If you own a mobile phone (and the chances are that you do), there is one feature that you cannot usually live without: SMS (Short Messaging Service) also known as texting. We now take SMS for granted, but it was invented just 20 years ago, when the cellular industry itself was in its infancy (Remember those ‘brick’ phones circa 1990?).
While the technology really didn’t boom until around 2000, the service has been around since 1992. The first text message ever sent took place on December 3, 1992, and was sent by British engineer Neil Papworth to Richard Jarvis of Vodafone. The message simply read, “Merry Christmas.” And Jarvis had no way of replying, because his phone simply did not offer that facility back then.
Engineers began work on SMS much earlier. Although Papworth sent the first SMS, it is Matti Makkonen who is widely recognised as “the father of SMS”. He put forward the idea of a mobile phone messaging service way back in 1984, when Motorola was just coming out with a rudimentary cellular service and equipment line up.
Makkonen takes little credit for the phenomenon and the technology, mentioning that others made it a reality.
In an interview with the BBC (conducted, of course, by SMS), Makkonen says that he never envisioned text messaging to grow to today’s proportions. (Nokia, in 1993, became the first company to make GSM handsets capable of text messaging, but the use of the service really didn’t take off at all at first).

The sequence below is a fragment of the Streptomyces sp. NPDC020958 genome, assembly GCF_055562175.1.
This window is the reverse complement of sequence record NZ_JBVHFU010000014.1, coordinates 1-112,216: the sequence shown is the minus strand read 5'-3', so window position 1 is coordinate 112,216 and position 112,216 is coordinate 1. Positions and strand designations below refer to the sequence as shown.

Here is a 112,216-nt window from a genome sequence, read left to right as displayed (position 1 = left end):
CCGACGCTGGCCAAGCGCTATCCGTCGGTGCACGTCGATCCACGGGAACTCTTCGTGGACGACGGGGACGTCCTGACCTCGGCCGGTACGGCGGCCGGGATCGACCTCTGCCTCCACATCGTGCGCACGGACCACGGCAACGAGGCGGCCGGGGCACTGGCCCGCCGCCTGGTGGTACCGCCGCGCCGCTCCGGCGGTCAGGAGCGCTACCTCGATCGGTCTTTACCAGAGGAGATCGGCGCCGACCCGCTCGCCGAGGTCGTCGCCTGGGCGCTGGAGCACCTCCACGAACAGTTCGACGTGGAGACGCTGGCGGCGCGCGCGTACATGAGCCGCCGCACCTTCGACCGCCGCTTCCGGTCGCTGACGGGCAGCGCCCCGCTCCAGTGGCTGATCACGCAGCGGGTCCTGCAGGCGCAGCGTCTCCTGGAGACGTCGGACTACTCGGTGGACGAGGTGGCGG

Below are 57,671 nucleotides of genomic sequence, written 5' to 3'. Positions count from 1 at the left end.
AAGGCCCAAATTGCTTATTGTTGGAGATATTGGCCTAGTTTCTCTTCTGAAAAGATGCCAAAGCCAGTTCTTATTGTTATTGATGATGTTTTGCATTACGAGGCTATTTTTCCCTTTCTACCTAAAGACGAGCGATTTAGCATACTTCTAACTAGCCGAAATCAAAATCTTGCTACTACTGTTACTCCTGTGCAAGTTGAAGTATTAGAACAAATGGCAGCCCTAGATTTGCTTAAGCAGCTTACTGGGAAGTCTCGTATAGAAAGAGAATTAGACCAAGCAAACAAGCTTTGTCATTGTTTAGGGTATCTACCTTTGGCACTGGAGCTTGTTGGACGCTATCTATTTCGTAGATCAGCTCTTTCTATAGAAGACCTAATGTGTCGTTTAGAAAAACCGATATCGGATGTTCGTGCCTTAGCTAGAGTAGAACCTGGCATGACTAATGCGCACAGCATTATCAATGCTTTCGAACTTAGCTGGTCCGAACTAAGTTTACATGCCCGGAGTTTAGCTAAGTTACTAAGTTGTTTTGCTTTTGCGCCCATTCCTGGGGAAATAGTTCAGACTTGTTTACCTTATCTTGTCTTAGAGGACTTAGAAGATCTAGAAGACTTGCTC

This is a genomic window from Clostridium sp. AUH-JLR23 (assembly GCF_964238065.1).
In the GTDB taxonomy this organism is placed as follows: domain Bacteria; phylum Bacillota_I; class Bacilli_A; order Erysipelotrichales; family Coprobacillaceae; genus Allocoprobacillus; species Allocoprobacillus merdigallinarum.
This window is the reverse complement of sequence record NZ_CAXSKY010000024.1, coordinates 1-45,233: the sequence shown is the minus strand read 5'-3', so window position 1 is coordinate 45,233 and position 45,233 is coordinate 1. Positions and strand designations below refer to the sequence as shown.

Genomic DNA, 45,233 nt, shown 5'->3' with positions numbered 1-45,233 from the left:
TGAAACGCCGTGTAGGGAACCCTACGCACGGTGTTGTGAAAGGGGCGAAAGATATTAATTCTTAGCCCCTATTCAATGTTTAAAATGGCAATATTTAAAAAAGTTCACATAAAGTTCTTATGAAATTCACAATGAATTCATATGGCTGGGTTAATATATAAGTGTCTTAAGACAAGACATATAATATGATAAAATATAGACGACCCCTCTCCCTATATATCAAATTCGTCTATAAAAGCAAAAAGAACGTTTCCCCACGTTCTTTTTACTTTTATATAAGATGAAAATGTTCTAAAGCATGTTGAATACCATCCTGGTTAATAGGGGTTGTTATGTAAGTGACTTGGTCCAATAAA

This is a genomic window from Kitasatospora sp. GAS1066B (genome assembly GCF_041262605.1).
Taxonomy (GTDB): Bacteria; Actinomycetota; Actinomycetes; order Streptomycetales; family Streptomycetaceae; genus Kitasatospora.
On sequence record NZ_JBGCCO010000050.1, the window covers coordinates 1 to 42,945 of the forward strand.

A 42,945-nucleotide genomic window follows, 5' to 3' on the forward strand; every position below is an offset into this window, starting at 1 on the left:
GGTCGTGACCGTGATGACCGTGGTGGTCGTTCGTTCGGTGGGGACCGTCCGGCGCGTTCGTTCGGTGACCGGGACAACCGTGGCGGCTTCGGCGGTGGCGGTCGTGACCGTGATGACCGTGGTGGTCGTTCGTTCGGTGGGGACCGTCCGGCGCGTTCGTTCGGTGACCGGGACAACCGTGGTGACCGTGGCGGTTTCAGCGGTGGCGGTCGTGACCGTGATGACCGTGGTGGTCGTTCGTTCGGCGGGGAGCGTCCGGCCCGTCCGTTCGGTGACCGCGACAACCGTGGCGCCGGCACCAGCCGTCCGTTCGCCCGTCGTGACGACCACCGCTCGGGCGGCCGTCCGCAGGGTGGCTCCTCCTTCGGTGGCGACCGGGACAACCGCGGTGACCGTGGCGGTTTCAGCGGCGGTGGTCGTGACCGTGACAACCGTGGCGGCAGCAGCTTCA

Makkomen never considered SMS as a “separate issue,” saying it “was just a feature in the revolutionary mobile communications system very useful for quick business needs.” He also never patented the idea, thus not making money from licenses.
Today, SMS is much more popular than taking calls. In fact, a recent survey revealed that actual telephony is the sixth most important function for most mobile users, way behind texting, social networking, web browsing, alarm/calendar etc. Although plain texting itself was supposed to be superseded by MMS (Multi Media Messaging – which adds pictures, audio/video), the vast majority of mobile subscribers still use good old SMS.